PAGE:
Old 08-30-2004, 10:17 AM   #6
linuxboy69
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Still on the same computer, I checked the secure logs today and found this in the logs:

Aug 28 19:51:09 pricilla sshd[22007]: Connection closed by 211.199.110.131

Is it possible to log only the disconnecting part of the connection? Just want to double check and make sure that I am not missing the first part because someone might have deleted entries from the logs.

There was no corresponding opening connection with that ip. I am getting really paranoid now with all the strange things that seem to be happening lately lol. Thank you helping me and calming my nerves. It is greatly appreciated.

P.S This ip also scanned another computer of mine. Here is the clip of the log:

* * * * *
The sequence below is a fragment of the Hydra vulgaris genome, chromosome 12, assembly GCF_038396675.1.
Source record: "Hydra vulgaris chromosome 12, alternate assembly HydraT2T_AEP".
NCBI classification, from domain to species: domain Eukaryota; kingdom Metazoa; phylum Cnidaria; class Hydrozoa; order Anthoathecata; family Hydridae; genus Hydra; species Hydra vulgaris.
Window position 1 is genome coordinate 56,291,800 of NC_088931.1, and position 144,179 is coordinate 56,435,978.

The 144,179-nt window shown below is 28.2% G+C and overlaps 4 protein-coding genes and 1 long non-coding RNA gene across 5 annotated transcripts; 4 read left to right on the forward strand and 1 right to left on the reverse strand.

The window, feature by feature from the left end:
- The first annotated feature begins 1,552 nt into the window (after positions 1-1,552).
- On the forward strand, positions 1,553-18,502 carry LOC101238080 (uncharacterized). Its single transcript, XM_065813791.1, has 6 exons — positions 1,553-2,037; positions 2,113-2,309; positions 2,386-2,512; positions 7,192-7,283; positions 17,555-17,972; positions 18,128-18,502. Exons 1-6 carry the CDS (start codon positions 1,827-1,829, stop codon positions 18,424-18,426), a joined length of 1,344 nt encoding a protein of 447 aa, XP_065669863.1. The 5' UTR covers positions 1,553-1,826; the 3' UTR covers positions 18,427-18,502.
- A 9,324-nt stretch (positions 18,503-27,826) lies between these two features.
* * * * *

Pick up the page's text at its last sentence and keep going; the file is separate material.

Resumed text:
Aug 28 19:58:03 localhost sshd[2980]: Could not reverse map address 211.199.110.131.
Aug 28 19:58:03 localhost sshd[2980]: Failed password for illegal user guest from 211.199.110.131 port 51720 ssh2
Aug 28 19:58:03 localhost sshd[2980]: Received disconnect from 211.199.110.131: 11: Bye Bye
Aug 28 19:58:13 localhost sshd[2981]: Did not receive identification string from 211.199.110.131

Last edited by linuxboy69; 08-30-2004 at 10:30 AM.
 
Old 08-30-2004, 10:53 AM   #7
Finlay
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i disabled root from being able to login to ssh and have not received any logs since then, have you done that?
you can change your log level of sshd, type man 'sshd' it explains what file to change.
 
Old 08-30-2004, 11:47 AM   #8
Capt_Caveman
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Still on the same computer, I checked the secure logs today and found this in the logs:
Aug 28 19:51:09 pricilla sshd[22007]: Connection closed by 211.199.110.131

Seems like you're not the only one:
http://www.dshield.org/warning_expla...&Submit=Submit

Just want to double check and make sure that I am not missing the first part because someone might have deleted entries from the logs.